The ups and downs in housing markets over the past two decades are without precedent, and the costs -financial, psychological, and social -have been enormous. Yet Americans overwhelmingly still aspire to homeownership, and many still view access to homeownership as an important ingredient for building wealth among historically disadvantaged groups.
Eric Belsky and Jennifer Molinsky have assembled a team of specilaists to reexamine the goals, risks, and rewards of homeownership in the wake of the housing bubble and subprime lending crisis.
Introduction: Low-Income Homeownership at a Crossroads
Making the Case for Home Ownership as a Policy Goal1. Homeownership, Wealth, and the Production of Racialized Space
2. Is Homeownership Still an Effective Means of Building Wealth for Low-Income and Minority Households? Was It Ever?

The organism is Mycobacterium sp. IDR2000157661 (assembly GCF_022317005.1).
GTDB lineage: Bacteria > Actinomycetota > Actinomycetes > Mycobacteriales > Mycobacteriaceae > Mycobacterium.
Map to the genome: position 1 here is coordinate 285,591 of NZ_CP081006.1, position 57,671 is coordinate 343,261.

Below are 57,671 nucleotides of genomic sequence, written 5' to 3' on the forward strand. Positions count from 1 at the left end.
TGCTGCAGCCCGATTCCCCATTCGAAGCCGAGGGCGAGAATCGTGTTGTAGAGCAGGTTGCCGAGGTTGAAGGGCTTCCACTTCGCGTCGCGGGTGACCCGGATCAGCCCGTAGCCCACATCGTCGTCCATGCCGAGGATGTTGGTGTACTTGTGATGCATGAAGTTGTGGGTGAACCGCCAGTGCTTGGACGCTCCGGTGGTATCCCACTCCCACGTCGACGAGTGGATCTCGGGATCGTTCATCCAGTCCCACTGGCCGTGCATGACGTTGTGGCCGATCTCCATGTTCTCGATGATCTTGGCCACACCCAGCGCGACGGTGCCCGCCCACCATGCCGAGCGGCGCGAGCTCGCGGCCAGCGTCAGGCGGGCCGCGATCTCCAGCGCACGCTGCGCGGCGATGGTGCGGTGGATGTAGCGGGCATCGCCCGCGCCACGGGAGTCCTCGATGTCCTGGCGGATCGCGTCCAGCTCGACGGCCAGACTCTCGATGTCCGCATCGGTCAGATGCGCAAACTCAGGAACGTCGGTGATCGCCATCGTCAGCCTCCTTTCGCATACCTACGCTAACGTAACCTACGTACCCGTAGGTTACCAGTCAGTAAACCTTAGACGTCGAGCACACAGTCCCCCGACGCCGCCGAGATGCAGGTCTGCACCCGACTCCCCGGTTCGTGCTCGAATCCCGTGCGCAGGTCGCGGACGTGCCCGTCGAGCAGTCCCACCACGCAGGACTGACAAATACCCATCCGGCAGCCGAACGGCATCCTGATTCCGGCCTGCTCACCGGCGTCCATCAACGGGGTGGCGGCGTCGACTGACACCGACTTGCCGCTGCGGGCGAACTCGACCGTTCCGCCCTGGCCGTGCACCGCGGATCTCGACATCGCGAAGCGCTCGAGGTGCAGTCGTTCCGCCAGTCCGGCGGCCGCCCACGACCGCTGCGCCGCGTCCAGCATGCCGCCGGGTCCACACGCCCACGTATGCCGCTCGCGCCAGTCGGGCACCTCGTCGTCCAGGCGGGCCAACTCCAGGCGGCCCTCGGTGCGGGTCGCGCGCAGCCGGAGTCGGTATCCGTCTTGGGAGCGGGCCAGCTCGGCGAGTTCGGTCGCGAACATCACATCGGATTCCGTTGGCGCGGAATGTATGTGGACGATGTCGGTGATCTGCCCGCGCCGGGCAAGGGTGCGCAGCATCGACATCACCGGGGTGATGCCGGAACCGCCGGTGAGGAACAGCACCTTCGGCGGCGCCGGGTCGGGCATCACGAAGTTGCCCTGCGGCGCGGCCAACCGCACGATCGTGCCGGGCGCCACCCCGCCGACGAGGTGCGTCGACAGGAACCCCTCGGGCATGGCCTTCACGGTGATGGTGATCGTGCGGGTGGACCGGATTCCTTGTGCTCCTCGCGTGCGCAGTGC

3. Reexamining the Social Benefits of Homeownership after the Housing Crisis
Supporting the Home Buying Process4. To Buy or Not to Buy? Understanding Tenure Preferences and the Decisionmaking Processes of Lower-Income Households
5. Developing Effective Subsidy Mechanisms for Low-Income Homeownership
6. Filling the Void Between Homeownership and Rental Housing Balancing Affordability, Access, and Risk
7. Standards, Loan Products, and Performance: What Have We Learned?
8. The Evolving Role of State Housing Finance Agencies
9. Mortgage Default Option Mispricing and Procyclicality
The Government's Role in the Evolving Mortgage Market10. Rethinking Duties to Serve in Housing Finance
11. What Role Has the Government Played in Creating a Dual Mortgage Market in the Past and How Likely Is One to Emerge in the Future?
12. The Role of Mortgage Finance in Financial (In)Stability